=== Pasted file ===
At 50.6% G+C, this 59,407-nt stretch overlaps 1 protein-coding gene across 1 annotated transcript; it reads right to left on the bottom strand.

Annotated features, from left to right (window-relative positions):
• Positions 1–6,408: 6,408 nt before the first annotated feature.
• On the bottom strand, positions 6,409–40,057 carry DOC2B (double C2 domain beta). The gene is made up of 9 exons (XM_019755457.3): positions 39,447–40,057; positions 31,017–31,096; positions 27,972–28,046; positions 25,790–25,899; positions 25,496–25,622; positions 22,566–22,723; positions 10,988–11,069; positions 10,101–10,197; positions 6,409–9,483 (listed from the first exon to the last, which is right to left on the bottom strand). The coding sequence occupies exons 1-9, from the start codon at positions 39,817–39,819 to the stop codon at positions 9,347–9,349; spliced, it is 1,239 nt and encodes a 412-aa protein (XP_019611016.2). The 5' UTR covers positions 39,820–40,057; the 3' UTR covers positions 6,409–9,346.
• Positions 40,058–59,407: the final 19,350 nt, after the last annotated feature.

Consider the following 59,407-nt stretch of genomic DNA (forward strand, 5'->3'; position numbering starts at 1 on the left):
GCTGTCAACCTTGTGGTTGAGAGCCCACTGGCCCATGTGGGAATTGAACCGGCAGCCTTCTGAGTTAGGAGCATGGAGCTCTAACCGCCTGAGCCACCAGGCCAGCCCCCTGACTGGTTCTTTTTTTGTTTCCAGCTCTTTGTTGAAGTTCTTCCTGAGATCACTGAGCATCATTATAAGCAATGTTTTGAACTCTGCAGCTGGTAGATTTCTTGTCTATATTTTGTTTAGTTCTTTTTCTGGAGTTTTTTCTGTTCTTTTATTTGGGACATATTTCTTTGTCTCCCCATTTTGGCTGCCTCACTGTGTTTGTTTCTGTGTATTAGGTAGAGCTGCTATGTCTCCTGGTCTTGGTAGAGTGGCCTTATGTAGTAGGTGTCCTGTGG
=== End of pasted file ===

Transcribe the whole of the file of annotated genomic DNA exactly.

At 50.6% G+C, this 59,407-nt stretch overlaps 1 protein-coding gene across 1 annotated transcript; it reads right to left on the bottom strand.

Annotated features, from left to right (window-relative positions):
• Positions 1–6,408: 6,408 nt before the first annotated feature.
• On the bottom strand, positions 6,409–40,057 carry DOC2B (double C2 domain beta). The gene is made up of 9 exons (XM_019755457.3): positions 39,447–40,057; positions 31,017–31,096; positions 27,972–28,046; positions 25,790–25,899; positions 25,496–25,622; positions 22,566–22,723; positions 10,988–11,069; positions 10,101–10,197; positions 6,409–9,483 (listed from the first exon to the last, which is right to left on the bottom strand). The coding sequence occupies exons 1-9, from the start codon at positions 39,817–39,819 to the stop codon at positions 9,347–9,349; spliced, it is 1,239 nt and encodes a 412-aa protein (XP_019611016.2). The 5' UTR covers positions 39,820–40,057; the 3' UTR covers positions 6,409–9,346.
• Positions 40,058–59,407: the final 19,350 nt, after the last annotated feature.

Consider the following 59,407-nt stretch of genomic DNA (forward strand, 5'->3'; position numbering starts at 1 on the left):
GCTGTCAACCTTGTGGTTGAGAGCCCACTGGCCCATGTGGGAATTGAACCGGCAGCCTTCTGAGTTAGGAGCATGGAGCTCTAACCGCCTGAGCCACCAGGCCAGCCCCCTGACTGGTTCTTTTTTTGTTTCCAGCTCTTTGTTGAAGTTCTTCCTGAGATCACTGAGCATCATTATAAGCAATGTTTTGAACTCTGCAGCTGGTAGATTTCTTGTCTATATTTTGTTTAGTTCTTTTTCTGGAGTTTTTTCTGTTCTTTTATTTGGGACATATTTCTTTGTCTCCCCATTTTGGCTGCCTCACTGTGTTTGTTTCTGTGTATTAGGTAGAGCTGCTATGTCTCCTGGTCTTGGTAGAGTGGCCTTATGTAGTAGGTGTCCTGTGG